The piano has seen many sights and has been a part of countless important events in the past and present, and is said to have dominated music for the past 200 years. Throughout history, inventions come along that "take art away from princes and give it the people". Not unlike the printing press, the piano made what was once intangible possible: the poorest of peasants could enjoy the same music that their beloved rulers did. The piano can be played by "the rankest of amateurs, and the greatest of virtuosos", so even if a person is not very intelligent, a simple tune can easily be learned. In addition to being a key factor in almost all western music styles, the piano has had a rich and eventful history. .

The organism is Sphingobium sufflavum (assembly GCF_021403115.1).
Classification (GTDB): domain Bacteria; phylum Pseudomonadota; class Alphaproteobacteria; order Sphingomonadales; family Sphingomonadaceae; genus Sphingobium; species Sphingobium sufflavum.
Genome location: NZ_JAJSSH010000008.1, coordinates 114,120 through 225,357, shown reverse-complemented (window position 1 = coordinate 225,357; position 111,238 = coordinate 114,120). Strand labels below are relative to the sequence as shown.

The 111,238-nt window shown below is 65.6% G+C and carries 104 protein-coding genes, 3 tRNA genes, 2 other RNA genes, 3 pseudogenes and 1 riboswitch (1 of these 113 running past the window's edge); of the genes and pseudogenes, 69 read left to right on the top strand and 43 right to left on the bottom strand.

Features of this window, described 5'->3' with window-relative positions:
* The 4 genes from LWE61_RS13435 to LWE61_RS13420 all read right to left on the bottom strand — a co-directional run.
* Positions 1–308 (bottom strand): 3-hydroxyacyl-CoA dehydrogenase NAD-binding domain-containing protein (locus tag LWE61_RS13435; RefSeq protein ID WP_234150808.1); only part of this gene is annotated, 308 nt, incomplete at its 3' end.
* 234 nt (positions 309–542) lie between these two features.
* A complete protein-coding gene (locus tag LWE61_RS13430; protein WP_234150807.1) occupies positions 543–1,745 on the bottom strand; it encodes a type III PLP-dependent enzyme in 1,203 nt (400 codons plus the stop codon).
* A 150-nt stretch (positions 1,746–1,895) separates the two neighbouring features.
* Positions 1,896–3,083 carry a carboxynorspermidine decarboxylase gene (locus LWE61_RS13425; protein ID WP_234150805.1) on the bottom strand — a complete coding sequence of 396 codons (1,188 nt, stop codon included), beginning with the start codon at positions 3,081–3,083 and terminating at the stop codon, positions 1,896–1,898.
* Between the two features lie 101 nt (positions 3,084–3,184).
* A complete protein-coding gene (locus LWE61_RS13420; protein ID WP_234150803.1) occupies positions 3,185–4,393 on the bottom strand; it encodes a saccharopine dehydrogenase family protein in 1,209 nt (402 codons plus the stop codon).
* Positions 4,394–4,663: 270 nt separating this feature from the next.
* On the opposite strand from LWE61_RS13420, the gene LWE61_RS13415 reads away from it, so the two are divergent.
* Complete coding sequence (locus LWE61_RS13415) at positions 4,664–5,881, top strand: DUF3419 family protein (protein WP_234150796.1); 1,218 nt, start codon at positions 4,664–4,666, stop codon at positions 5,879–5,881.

The piano can be directly linked to two instruments of centuries past. The first is the clavichord, a box-like structure in which strings are stretched, and struck by metal blades to produce notes and pitches. The clavichord could be manipulated to produce different chords, but even at it's best, could barely be heard by anyone other than the player. Intent upon creating a superior to the clavichord, musical engineers created the harpsichord. The harpsichord used a frame similar to modern grand-pianos, but utilized a wooden bar and a quill to pluck strings (the jack), which amplified the sound of a clavichord greatly. Harpsichords were more expensive clavichords and became a fad in sixteenth and seventeenth century England. The harpsichord was a particularly important development leading to the invention of the piano. However, the harpsichord was limited to one, unvarying volume. Its softness and loudness remained the same while playing. Therefore, performing artists could not achieve the degree of musical expression of most other instruments. The artistic desire for more controlled expression led directly to the invention of the piano, on which the artist could alter the loudness and tone with the force of his/her fingers.